Fresh is Best

In this world of fast food and ready made meals, some seem to have forgotten how simple it is to cook from scratch and use truly fresh ingredients.  It doesn’t get fresher than right from your own backyard.  There is nothing like going to your garden, picking some lettuce, a few tomatoes, an onion or scallions, a pepper and a radish and making a wonderful salad that you grew yourself.  Not only does it taste better, you get great personal satisfaction in knowing you grew the ingredients.  Not to mention that processed and ready made foods are LOADED with sodium and preservatives.  ALL THAT JUNK CANNOT BE GOOD FOR US.  It isn’t necessary.  Often a ready made meal or processed item (such as Hamburger Helper) do not take any less time to prepare than if you made it from scratch.  It is simply a matter of planning to do it yourself.  It may take a few more minutes of prep time, but the health benefits and the cost savings will make it well worth a few extra minutes of your time.

So much of our produce today is imported from Mexico, Brazil, etc.  Remember the e-coli tomato scare?  Then it was lettuce and greens.  ALL FROM MEXICO.  There should be no reason we should buy vegetables and fruit from other countries.  WHAT HAPPENED TO MADE IN THE USA?  Well, I’m going one step further and I’m going to say MADE IN MY BACKYARD.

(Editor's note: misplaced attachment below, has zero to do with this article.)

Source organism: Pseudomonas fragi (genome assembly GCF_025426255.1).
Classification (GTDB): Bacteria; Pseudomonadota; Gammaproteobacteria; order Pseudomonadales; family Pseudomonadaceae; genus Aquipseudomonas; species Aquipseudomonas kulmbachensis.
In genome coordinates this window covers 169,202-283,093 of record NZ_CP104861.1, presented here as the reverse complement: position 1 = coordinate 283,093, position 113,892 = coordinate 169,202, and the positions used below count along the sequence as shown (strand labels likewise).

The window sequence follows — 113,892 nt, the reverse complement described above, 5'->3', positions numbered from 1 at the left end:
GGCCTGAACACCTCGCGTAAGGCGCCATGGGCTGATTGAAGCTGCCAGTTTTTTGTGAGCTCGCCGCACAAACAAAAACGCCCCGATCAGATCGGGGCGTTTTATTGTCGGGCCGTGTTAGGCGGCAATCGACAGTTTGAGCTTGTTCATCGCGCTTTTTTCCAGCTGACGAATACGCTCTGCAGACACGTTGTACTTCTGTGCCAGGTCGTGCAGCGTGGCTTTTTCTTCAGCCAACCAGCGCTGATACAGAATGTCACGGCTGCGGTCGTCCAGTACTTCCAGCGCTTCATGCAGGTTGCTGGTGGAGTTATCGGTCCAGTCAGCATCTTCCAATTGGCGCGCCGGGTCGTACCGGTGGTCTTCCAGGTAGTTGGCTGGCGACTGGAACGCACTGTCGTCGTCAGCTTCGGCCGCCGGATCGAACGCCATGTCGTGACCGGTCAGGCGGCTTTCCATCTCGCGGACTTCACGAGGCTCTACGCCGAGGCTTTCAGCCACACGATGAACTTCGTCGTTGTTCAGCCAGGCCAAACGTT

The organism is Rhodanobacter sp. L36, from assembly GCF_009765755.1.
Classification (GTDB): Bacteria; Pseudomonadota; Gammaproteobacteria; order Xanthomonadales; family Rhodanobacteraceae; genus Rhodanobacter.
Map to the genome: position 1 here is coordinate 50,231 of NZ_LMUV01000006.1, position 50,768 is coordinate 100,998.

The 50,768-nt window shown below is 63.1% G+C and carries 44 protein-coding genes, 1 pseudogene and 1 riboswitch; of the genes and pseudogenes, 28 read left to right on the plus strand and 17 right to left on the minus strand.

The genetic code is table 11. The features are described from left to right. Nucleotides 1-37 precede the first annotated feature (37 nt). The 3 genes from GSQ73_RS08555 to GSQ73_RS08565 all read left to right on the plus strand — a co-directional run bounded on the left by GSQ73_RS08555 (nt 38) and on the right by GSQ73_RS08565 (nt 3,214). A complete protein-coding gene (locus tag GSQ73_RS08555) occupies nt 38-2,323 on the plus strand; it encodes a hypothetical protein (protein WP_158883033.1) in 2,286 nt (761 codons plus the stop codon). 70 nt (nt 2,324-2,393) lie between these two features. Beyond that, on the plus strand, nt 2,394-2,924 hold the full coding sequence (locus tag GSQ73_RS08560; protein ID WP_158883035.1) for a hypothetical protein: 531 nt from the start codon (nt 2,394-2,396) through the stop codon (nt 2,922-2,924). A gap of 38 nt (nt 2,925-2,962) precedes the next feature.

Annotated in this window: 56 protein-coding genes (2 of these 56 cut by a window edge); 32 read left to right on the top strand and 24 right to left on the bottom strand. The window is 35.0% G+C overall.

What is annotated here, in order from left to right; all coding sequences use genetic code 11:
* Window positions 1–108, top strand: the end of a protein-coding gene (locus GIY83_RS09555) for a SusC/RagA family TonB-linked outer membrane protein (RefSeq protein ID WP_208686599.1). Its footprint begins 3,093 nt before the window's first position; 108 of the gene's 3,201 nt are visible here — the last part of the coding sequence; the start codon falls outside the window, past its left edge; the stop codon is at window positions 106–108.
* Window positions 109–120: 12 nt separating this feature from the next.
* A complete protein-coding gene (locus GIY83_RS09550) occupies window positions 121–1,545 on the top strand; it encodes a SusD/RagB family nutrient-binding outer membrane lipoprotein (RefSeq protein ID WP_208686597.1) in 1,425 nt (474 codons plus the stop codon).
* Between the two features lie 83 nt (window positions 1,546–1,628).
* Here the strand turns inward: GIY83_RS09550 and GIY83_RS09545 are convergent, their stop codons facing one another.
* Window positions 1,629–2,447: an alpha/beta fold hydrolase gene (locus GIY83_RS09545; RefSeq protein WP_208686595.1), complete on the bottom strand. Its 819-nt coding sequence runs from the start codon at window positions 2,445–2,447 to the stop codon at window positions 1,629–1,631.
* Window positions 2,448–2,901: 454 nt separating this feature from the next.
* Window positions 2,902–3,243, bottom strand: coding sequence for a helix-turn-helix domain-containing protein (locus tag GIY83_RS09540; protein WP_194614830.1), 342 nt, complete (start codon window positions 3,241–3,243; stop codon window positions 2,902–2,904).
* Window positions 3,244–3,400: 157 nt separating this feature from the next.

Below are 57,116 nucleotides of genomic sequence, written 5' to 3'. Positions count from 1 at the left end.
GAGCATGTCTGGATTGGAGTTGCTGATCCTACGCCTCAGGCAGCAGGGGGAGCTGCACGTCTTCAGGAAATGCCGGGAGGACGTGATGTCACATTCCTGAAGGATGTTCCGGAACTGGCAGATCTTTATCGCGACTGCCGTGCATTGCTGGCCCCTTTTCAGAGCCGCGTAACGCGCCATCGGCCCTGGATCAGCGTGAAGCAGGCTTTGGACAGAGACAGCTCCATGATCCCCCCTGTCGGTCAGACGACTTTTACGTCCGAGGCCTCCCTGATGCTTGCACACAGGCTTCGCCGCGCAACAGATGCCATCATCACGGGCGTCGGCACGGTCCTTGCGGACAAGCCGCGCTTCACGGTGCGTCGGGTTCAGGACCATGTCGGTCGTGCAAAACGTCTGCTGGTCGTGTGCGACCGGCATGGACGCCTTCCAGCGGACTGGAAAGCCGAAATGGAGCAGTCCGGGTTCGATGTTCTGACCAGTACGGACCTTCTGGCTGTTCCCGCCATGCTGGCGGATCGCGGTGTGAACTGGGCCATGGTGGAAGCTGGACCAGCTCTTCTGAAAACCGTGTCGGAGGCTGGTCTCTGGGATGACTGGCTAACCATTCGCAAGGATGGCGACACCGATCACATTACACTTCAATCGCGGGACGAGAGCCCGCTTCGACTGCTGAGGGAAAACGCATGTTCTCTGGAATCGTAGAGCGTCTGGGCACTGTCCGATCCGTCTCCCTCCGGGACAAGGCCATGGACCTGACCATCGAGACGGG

I’m going to get back to basics and grow my own.  I already have three pineapples growing, which is so easy to do.  They say it takes a year for them to bear fruit and I have one that is about 3 feet tall that is almost a year old, so hopefully I’ll get a pineapple this year from it.  I also just planted a tangerine, (took the seed out of my mouth and planted it) and it’s about an inch tall right now.  I have been growing jalapeno peppers for three years and since I didn’t kill them, I decided to branch out and grow some more stuff.  I also have some potatoes growing and have three sunflowers growing.